Ewen Murray reflects on a thrilling first major of a busy year for Sky Sports
Last Updated: 13/04/16 7:34pm
Sky's biggest year of golf coverage got up and running with a superb week at the Masters, and Ewen Murray pays tribute to Danny Willett and Jordan Spieth while offering advice to Tiger Woods.
This is the first year Sky will broadcast all four major championships and The Ryder Cup from Hazeltine National in Minnesota. If the Masters tournament is anything to go by, 2016 will be a vintage year as the pictures are beamed live to our screens.
What an amazing week in Augusta. A week we will remember for some time, and a week Danny Willett will never forget.
At this point, I'd like to congratulate Augusta's chairman Billy Payne and his team for providing an idyllic setting for golf's most-anticipated event. Billy is the man who gave us back the Masters.
There were some dull tournaments when the greens were too firm; gone were the roars that reverberate through the tall Georgia pines, gone was the excitement of birdies and eagles.
No player could make a charge as the course dictated negative play, but Payne has moved on from those days and this year's tournament was magnificent.
Some will remember this Masters as the one Jordan Spieth conceded, but it would be wrong to think that.
Spieth's win 12 months ago was based on brilliant play combined with a lethal putting stroke. This year, Jordan should be commended for challenging for the title while at loggerheads with his game.
The finish to round three was damaging, his long game was in disarray, yet he kept himself in the tournament all the way to the 71st hole. Only great champions can do that.
It's easy to shoot 66s when every department of your game is in perfect working order, but tough to grind out the scores when there are imperfections.
Spieth's only mental mistake was at the 12th on Sunday. Having bogeyed 10 and 11, the two hardest holes in Masters history, he gambled. His game was not in shape to do that.
A four there would not have been disastrous, pressing after the previous holes proved to be. He would still have had the lead with two par-fives to come. Spieth is one of the most impressive young men in sport, let alone golf. He is respectful of the game's history as he is of his peers.
He was a fine winner last year and in defeat this year, he was just as impressive. Painful as it is right now, he will learn a great deal from his disappointment. One must remember, Jordan is not 23 until July. There will be many halcyon days ahead in his career.
It was a privilege to see Danny Willett take the chance to win when it came. He took the Masters by the scruff of the neck and, when the door swung open, he charged through.
Eighteen months ago in South Africa, Willett came of age. Decently placed after two rounds of the Nedbank Challenge at the Gary Player Country Club, the Sheffield star closed the tournament out with rounds of 65 and 66. That is an extremely difficult course, yet once he got his nose in front, he never wavered.
From that day, Danny has been a different player. His ambitions raised, his expectations grander and after his thrilling win head-to-head with Andy Sullivan in Dubai, World Golf Championships and majors were next on his list.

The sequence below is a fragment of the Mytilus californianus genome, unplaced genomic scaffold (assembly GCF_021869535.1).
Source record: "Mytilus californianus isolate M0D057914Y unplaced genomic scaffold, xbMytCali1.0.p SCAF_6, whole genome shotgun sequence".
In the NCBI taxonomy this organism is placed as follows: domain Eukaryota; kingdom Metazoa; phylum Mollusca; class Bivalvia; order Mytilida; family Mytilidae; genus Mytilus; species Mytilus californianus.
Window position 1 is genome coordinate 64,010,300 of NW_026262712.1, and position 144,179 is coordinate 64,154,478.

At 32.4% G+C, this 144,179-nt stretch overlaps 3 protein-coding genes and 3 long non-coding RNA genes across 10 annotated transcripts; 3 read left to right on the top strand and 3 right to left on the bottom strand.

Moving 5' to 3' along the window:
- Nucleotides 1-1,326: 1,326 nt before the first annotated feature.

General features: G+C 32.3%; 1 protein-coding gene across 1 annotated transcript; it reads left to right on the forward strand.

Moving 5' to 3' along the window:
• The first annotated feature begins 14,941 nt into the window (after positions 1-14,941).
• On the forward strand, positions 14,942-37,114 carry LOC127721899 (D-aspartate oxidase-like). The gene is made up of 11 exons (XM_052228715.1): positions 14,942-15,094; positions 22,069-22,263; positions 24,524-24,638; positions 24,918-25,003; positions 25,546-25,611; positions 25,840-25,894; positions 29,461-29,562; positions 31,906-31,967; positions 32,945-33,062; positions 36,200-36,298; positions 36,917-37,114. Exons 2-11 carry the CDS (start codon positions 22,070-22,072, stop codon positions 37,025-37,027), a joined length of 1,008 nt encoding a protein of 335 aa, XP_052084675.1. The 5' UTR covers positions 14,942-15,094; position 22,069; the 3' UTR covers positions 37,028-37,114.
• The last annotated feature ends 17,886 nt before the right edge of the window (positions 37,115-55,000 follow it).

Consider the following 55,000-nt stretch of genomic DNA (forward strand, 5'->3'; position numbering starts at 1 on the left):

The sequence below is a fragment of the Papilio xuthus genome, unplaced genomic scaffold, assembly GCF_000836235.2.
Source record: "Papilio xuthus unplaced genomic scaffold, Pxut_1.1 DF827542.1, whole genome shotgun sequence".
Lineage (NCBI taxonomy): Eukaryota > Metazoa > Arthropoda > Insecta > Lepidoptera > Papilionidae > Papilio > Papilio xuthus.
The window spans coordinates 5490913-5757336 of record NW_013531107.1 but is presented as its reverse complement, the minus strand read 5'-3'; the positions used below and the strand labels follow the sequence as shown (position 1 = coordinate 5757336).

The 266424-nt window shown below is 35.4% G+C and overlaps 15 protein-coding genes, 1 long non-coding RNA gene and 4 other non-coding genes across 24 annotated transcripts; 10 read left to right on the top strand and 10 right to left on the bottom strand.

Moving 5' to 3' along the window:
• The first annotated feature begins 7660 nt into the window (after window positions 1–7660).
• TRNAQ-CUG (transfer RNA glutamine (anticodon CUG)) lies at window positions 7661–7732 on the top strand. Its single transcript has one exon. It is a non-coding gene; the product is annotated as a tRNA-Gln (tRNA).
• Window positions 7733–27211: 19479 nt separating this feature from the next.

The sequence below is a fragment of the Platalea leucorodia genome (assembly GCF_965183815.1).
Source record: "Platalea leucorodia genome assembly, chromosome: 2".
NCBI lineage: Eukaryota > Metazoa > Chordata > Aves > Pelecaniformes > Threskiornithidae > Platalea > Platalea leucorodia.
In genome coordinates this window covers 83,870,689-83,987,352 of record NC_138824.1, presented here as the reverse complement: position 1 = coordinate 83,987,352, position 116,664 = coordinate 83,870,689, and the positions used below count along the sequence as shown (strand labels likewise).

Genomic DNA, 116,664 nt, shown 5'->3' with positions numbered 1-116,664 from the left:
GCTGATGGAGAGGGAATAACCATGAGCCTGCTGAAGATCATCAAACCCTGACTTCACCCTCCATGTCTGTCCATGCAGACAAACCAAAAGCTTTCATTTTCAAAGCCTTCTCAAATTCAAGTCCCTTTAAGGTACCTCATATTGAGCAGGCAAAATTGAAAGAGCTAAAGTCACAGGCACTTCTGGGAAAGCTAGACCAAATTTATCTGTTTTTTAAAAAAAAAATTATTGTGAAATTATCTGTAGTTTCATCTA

His final round of 67, made up of thirteen pars and five birdies, was a work of art and will go down as one of the best final rounds in major history. Yes, Jordan made mistakes, but that doesn't win the tournament for others. Willett won the Masters with golf of the very highest quality.
He joins Nick Faldo in being the only Englishman to own a green jacket.
One can never be certain of anything in life, but I believe this is just the start for the new Masters champion. He will win again on the major stage, for he has everything required to do so.
It was a superb event for members of the European Tour. Seven Europeans in the top ten, five of them from England. Ryder Cup captain Darren Clarke would not be thrilled with his own performance, but will take heart in the display from what will be part of the nucleus of his side for September.
It is an honour to be part of the Sky team to broadcast the Masters. Having Butch Harmon alongside me again was comforting. Now in his 70s, he retains his youth by coaching youngsters like Rickie Fowler and Dustin Johnson.
In the news last week there was an article stating Butch would be happy to spend a day or so with Tiger Woods and offer him some advice going forward. Not to coach him again, but just talk and help him in his rehabilitation of getting back out on the golf course.
I have no idea how Tiger's recovery is going, but if I was him and he is on course to return to tournament golf, I would take that opportunity with both hands.
Butch is more than a coach. He understands every aspect of a tournament professional's world and he can still play. A fortnight ago he beat his age. I think he was quite proud of that as he told me the story on several occasions!
Tiger, if your return is imminent, point your jet towards Rio Seco golf club in Las Vegas. There you will be in familiar surroundings and hear comforting words and experienced thoughts. You will leave there with the knowledge that the road ahead is clear.
So one major down and three to go this year. Next up, it's Oakmont in Pennsylvania. It will be hot and humid, the greens will be as undulating as Augusta and more than likely, quicker. Danny Boy goes there as the Masters champion.I can hear his words now and I echo them. Bring it on. What a start to the major season!